The Reusable Straw Guide

As I have said before, I live in Washington state. Although I live on the Eastern side of the state, I am about 4 hours from Seattle and if you have been watching the latest buzz about this city, you have probably heard about the recent ban on plastic straws. At first, I rejoiced. I am a lover of the ocean and since I know that the ocean and is being badly effected by our use of one time use plastics, I was applauding the effort to move towards a more sustainable future for the sea. And, while I am still happy with this change, a few things should be noted before I get into this reusable straw guide.

Why Banning Plastic Straws May Be a Challenge for Some and Why We Should Listen

It is incredibly important that we don’t alienate a very important part of the population- those that have disabilities that need to use plastic straws. If you are like me, your first thought was- why can’t they just use reusable ones? First, there are some problems with this that I was graciously schooled on by those in the community and those that care to educate those of us that aren’t. Cleaning these reusable straws can be too hard. Many folks that need these one time use straws don’t have the tactile ability or coordination to do it. (Let’s be honest, they aren’t easy to clean sometimes, especially for liquids like smoothies that can leave behind mess). Additionally, hot liquids cannot go through metal straws and this could lead to burns for those that are especially vulnerable and other alternatives such as pasta ones can be not friendly to allergies and there are texture issues with silicone, paper etc.. Finally, you may be thinking that if these folks need these straws, why can’t they just buy their own to bring? Many in this population are already carrying so much with them to go on a simple outing many able-bodied people take for granted and a lot of those in the community are on fixed incomes-one more thing to buy, or bring, however small, can place an extra burden on those friends and neighbors of ours.

My only hope is that with the push to ban plastic, more sustainable disposable options will come available. If you know of any great alternatives for those in the community, please let me know in the comments so I can add them to the list!

Why Banning Plastic Straws is Necessary for The Majority

I hope that these can be a solution for our friends in the differently-abled community, but for those of us that don’t need a straw other than a convenience, I do think it’s important we consider the impact of one time use plastics have on the environment. Americans use 500 million a day! Most of these end up in the stomachs of marine fish and birds as well as sea turtles. And, since plastic straws are really just for convenience for most people, and are hard to recycle due to how thin they are, they can be cut out and we can start to make a habit of using something else or something more sustainable. My hope is that this will change minds about the necessity of one time use plastic- that people will be more inclined to buy and use reusable water bottles, bags and more.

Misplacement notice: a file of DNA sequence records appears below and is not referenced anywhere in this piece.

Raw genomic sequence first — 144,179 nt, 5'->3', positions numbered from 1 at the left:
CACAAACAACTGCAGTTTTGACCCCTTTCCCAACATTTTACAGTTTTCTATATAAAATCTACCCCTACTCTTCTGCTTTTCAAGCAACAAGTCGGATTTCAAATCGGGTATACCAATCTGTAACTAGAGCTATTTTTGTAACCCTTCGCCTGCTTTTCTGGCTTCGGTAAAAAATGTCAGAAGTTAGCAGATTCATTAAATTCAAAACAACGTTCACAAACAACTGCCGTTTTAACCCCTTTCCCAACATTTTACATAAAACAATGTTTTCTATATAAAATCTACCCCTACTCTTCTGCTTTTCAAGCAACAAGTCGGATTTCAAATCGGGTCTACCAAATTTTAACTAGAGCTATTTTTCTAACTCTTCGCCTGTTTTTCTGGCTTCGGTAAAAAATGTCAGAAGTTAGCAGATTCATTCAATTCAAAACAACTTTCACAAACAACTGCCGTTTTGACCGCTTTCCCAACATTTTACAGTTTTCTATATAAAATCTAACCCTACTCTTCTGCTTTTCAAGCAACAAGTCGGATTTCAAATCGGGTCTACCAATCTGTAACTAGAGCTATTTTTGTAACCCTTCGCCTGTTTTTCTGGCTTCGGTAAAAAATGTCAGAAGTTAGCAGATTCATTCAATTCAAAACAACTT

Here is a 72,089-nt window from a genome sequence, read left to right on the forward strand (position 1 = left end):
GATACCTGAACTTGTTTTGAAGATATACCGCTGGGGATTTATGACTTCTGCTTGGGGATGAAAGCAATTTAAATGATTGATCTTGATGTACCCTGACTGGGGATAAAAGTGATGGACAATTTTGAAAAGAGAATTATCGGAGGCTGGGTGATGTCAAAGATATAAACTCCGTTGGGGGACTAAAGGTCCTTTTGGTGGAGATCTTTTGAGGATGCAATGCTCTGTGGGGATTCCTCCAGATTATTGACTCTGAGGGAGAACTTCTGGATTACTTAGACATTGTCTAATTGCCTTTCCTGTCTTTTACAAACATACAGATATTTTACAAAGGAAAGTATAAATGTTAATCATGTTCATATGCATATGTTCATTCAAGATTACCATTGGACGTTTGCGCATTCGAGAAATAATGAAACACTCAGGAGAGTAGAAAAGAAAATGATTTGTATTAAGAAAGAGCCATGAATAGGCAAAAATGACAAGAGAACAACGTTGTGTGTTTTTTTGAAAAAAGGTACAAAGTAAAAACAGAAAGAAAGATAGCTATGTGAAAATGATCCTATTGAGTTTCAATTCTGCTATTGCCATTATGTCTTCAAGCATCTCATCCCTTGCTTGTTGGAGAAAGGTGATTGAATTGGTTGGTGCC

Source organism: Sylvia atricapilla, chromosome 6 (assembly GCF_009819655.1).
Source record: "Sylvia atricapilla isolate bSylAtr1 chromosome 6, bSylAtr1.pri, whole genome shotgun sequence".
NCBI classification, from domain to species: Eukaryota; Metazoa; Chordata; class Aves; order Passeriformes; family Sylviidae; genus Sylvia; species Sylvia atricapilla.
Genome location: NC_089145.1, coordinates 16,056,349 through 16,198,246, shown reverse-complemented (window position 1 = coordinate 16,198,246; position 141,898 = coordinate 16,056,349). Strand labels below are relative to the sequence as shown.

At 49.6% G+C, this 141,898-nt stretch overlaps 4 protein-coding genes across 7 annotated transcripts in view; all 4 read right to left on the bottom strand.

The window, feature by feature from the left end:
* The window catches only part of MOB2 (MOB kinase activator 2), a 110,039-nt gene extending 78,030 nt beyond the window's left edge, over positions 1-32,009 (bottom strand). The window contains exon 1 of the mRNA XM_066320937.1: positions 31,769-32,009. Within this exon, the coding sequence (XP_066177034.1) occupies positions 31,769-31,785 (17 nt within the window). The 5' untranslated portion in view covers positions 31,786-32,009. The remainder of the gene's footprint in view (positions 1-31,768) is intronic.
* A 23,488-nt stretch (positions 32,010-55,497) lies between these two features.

Alternatives to Plastic Straws

These alternatives are meant to offer something for those that can or desire to make the switch to a reusable or more sustainable option. I have also listed some disposable options that are better than standard plastic if you still want some or prefer them as well. As I am able to find more resources, I will list them here. Please keep in mind that this list is not a complete one. Also Keep in mind that I am sharing affiliate links and get a small commission if you purchase through them at no extra cost to you. Thanks for helping me keep churning out great content!

Try this ultra compact fold-able metal straw for on the go ease:

This pack of reusable straws includes a cleaning brush, and both silicone and metal straws:

If you really want to give stainless steel straws a try, this set of 4 with cleaning brush is budget friendly:


These reusable silicone straws are big enough for smoothies, too!:


For something completely natural and sustainable, try these Bamboo Straws:


I really love these Stainless steel straws with wooden cases for keeping things clean:


For a sustainable disposable option, try these straws made of wheat:



Again, I want to stress that we listen to those in the disabled community and don’t dismiss their very real concerns and needs, but that those of us who don’t need them will also campaign for better alternatives for them as well as a self-reflection on how we can cut our use.

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